The Microsoft Hololens has found its way into an exhibit at New York’s Armory Show. The holographic viewer is being used at the show to mix physical objects with holograms, and it could be a game-changer for museums and art galleries.

Over the past few years, art galleries and museums have been toying around with technologies to enhance the permanent exhibits they have installed. Up until now that has predominantly meant using projectors to either display digital art on the wall, or use projection mapping techniques to interact with the piece.

The Microsoft Hololens offers a completely different experience. When entering the room at the New York Armory Show, all that visitors will see is a collection of small columns on the floor. It’s only when they don the holographic viewer that they will see the exhibit come to life, showcasing a complete column that has been torn apart. Uniquely, pieces of the column are suspended in the air, as if they have been frozen in time – allowing visitors to walk around and see the small segments that have exploded from the base.

Artsy, an online platform for exploring art from around the world, teamed up with Pace Gallery’s Studio Drift, a design firm based in Amsterdam, to come up with the installation. The company chose the Microsoft Hololens as it offered a realistic ‘mixed reality’ atmosphere, rather one completely immersed in virtual reality.

It was the mixed reality element that really sets this exhibition apart. Using a virtual reality headset, users have nothing to interact with – everything is in a virtual world, and all elements are created digitally. There’s almost a lack of emotion due to this. That’s different with mixed reality, allowing users to see and touch an object that is placed in the real world, and overlay digital objects that interact with those real world objects.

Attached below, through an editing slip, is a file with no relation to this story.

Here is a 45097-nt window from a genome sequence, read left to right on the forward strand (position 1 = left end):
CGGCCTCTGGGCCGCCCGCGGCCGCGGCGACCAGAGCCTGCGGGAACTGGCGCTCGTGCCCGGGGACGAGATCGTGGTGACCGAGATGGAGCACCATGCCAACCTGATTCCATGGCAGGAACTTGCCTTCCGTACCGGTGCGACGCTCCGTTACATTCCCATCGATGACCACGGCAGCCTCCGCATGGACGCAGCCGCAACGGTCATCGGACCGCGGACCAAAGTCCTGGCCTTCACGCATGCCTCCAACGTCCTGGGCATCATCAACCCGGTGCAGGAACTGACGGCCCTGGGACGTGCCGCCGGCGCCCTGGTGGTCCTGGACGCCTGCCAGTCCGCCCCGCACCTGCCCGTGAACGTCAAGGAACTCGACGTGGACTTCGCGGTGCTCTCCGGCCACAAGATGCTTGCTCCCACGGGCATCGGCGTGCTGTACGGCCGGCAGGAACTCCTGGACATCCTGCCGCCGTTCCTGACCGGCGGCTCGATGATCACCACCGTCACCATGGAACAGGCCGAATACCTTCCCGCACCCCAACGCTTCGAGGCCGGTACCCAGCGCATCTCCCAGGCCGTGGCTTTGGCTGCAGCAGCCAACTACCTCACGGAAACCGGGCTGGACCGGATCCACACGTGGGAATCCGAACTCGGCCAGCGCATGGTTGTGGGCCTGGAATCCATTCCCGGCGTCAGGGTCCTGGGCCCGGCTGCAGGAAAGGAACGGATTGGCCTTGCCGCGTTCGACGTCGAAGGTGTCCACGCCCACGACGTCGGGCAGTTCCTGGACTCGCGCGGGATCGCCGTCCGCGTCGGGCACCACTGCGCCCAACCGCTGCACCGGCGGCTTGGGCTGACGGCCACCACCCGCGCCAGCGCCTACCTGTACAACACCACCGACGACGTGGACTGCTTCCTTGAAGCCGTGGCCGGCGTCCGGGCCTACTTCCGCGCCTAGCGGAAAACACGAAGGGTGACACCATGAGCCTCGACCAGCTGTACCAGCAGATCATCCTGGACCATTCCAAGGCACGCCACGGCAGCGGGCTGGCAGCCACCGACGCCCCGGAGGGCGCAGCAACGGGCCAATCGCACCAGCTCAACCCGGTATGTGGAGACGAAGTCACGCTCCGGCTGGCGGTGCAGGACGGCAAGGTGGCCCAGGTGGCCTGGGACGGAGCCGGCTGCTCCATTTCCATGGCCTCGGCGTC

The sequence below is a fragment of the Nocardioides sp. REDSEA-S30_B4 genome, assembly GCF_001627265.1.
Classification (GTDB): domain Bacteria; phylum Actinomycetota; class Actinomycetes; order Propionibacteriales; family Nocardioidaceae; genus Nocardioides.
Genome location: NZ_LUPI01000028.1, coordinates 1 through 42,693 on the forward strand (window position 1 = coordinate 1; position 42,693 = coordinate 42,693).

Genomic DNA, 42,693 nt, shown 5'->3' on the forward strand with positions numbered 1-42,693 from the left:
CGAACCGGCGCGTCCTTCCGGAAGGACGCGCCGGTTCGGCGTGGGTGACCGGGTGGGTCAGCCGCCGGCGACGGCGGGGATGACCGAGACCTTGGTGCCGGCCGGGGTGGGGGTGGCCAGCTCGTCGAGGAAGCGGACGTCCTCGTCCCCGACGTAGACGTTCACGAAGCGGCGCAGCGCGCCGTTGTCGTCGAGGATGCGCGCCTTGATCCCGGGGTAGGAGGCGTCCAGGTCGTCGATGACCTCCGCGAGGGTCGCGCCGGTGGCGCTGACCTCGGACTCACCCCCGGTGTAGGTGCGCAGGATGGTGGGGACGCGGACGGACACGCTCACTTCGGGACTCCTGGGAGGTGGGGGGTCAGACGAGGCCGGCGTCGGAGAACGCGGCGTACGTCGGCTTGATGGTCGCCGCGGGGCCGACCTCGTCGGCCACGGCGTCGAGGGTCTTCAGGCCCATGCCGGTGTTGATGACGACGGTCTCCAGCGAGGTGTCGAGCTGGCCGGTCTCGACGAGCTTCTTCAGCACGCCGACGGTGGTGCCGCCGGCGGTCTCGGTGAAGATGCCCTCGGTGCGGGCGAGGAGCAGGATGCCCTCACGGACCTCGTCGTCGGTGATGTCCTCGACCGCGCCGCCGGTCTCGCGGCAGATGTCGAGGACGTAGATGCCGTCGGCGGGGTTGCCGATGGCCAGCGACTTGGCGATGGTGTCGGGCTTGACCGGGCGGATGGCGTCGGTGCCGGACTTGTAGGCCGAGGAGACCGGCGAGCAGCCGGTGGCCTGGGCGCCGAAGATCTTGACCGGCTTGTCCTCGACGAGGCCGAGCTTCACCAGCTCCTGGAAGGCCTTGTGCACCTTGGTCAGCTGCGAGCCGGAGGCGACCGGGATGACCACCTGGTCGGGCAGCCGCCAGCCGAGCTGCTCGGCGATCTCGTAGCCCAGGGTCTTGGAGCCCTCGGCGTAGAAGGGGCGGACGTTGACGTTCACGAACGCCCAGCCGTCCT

“It’s early days, but in a commercial context, it’s an exciting new path for the art world and the art market,” noted Elena Soboleva, Artsy’s curator for special projects, in an interview with Fortune. “You could easily imagine a collector testing artworks out in their living room or someone exploring a museum exhibit thousands of miles away through a mixed reality experience in their home.”

Much of this could easily be done in virtual reality, although Artsy’s chief technology officer doesn’t believe that the VR approach will replace real world, and tactile museums.

“This project with Artsy and The Armory Show marks Microsoft’s first collaboration in a commercial art context and we’re thrilled to see how mixed reality will allow HoloLens users to experience art in a new way,” added Lorraine Bardeen, general manager for Microsoft HoloLens and Windows experiences.

The show, dubbed ‘Concrete Storm’, ran from March 2-5 at Piers 92 and 94 in Manhattan, New York.